We type on our laptops and send messages to friends every day. But are we serious about grammar and punctuation? Well, for those of us in the corporate world, sometimes there is no forgiveness for typos. Not when one mistake can cost millions of dollars!
Milking the “Oxford Comma”
The American dairy company Oakhurst must now pay their truck drivers a combined total of around $10 million for overtime work – this was the court’s verdict for a wage dispute, which flared up because of a single comma. The Court of Appeals sided with the drivers. Their decision was based on the fact that the absence of commas in the state law of Maine, makes this law ambiguous. The online edition of Quartz called this decision “incredible tediousness,” and a journalist from the Guardian wrote that “it will please fanatical supporters of spelling and the Oxford comma.” (“Oxford” refers to a comma before “and” or “or” that appends at the end of the homogeneous sentence members.)
As the Maine law states, overtime is not paid for in the case of: “Conservation, processing, harvesting, freezing, drying, marketing, storage, packaging for the delivery or distribution of (1) agricultural products, (2) meat and fish; (3) products that quickly deteriorate.” The drivers said that the absence of a comma after the word “delivery” means that this law only applies to activities such as “packaging” and not delivery or distribution. Since drivers are distributing goods, but do not pack them, they have a reasonable right to an additional fee – for a preceding couple of years.
At first, the district court ruled in favor of the dairy company. However, Judge David Barron of the Court of Appeals overturned this ruling, stating, “We came to the conclusion that the list of exceptions in this law is really ambiguous. Since, according to the laws of the State of Maine, the ambiguity in the laws on pay and duration of work should be interpreted liberally, striving for a fair reparation of labor, we accept a narrow understanding of the list of exceptions that drivers adhere to.”
A Comma for $70 Million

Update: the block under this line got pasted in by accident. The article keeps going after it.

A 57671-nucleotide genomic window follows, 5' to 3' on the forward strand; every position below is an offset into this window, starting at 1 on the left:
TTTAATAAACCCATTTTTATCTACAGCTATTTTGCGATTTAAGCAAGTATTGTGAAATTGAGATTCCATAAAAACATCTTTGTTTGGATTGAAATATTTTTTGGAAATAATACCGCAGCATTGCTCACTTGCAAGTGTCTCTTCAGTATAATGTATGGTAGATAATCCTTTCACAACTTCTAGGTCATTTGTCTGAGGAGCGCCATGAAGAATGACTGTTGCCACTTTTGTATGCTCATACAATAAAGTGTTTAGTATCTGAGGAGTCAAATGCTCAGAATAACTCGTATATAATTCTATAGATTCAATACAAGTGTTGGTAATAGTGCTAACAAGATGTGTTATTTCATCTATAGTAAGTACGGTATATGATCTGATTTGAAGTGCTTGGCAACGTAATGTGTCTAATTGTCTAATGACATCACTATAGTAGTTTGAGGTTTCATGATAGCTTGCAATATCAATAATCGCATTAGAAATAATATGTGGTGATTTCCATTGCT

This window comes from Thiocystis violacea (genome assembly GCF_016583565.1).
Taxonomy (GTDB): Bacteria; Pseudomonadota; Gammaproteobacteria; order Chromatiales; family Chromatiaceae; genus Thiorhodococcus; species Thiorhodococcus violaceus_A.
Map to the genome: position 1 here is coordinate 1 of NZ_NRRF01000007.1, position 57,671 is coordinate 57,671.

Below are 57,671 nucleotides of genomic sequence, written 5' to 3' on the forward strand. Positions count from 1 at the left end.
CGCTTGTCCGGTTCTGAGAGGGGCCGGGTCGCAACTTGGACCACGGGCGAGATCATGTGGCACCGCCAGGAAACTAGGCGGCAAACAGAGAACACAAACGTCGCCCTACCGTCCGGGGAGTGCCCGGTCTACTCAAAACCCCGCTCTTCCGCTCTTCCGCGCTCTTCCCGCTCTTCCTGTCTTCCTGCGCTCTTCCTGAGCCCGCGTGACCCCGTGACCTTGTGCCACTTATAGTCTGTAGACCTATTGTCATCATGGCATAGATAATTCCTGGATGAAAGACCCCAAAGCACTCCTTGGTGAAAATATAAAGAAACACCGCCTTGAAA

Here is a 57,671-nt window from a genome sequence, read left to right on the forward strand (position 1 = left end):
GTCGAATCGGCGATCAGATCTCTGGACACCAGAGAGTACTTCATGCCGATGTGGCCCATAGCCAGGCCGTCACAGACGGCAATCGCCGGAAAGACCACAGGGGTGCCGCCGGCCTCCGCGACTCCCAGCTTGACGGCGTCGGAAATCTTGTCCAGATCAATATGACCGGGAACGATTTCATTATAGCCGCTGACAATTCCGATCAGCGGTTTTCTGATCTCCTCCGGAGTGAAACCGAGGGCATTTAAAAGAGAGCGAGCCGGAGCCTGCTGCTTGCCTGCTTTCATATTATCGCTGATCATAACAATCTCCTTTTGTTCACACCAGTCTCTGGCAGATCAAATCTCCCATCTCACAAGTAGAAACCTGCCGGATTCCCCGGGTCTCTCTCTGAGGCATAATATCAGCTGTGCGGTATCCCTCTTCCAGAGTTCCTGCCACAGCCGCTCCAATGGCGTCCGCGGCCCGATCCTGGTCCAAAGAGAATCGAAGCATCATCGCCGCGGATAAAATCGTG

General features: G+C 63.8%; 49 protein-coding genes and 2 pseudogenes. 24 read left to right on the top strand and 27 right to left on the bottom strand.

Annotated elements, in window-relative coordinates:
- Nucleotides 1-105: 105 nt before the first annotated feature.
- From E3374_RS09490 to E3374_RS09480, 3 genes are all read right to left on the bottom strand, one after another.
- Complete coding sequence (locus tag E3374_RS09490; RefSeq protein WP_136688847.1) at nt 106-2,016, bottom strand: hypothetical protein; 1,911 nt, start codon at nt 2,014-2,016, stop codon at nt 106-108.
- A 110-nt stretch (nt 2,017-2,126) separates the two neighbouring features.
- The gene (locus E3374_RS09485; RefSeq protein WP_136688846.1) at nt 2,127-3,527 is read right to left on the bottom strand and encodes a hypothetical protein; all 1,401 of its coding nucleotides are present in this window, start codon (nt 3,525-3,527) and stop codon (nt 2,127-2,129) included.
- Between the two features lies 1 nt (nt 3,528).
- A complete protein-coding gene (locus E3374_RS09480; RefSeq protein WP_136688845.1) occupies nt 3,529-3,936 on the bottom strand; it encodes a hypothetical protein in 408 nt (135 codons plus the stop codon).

The Oakhurst Dairy company was not the first company to suffer because of problems with punctuation, spelling or typos. When the American company Lockheed Martin – the aircraft construction giant in the field of defense – signed a contract with an unnamed air fleet for the production of military transport aircraft “Hercules”, everyone understood that this would take more than one year.
Therefore, per a contract signed in 1999, it was noted that the price of airplanes would eventually grow to compensate for inflation. Unfortunately, the price update formula contained a typo: a comma was shifted by one character. One of the leaders of Lockheed Martin remarked, “This comma cost our company $70 million.”
Penny Worth Stock Shares
In December 2005 there was an incredible confusion over the sale of shares of the young Japanese company J-Com due to a clerical error made by a stockbroker. The broker of the company Mizuho Securities put 610,000 shares of J-Com up for sale at a price of 1 yen each. In fact, he meant to sell 1 share for 610,000 yen. The error reached the level of the Tokyo Stock Exchange and could no longer be corrected. It cost Mizuho Securities approximately 40 billion yen ($333 million at the time).
The question of millions “singular or plural?”
Employees of the official British registry Companies House “killed” a large engineering firm from Wales when they entered a small typo into the registry. They published information that the company, Taylor & Sons, ceased operations in 2009. In reality, it was Taylor & Son. Taylor & Sons (plural) was a successful company founded in 1875 did not survive such slander. More than 250 employees lost their jobs. The former co-owner Philip Davison-Cebri filed a lawsuit, claiming £8.8 million in compensation for this error. Companies House entered into a settlement agreement with Davison-Cebri, the terms of which were not disclosed.
Very Сheap Airline Tickets
Is it possible to fly from Toronto to Cyprus for $39 in business class? In 2006, it was possible: this was the price indicated on the Alitalia Airlines website, instead of the usual $3900. Before the error was corrected, about 2,000 lucky passengers managed to purchase cheap tickets. The airline wanted to cancel them, but it aroused such outrage that in the end, Alitalia decided to save their reputation and show generosity. Alitalia lost about 7.7 million dollars.
NASA Lost Dash
In 1962, the absence of a hyphen in NASA’s onboard computer code cost NASA $80 million. The compromised code affected the launch of the spacecraft “Mariner 1” that was supposed to perform a flyby of Venus. Due to a small error, the craft lost control and was destroyed 293 seconds after launch. The English writer and scholar Arthur Clarke wrote a few years later that Mariner 1 was “destroyed by the most expensive hyphen in history.”
Don’t let misspelling or typos ruin your business or your career! Adopt a digitized workflow solution and prevent mistakes that could cost a fortune!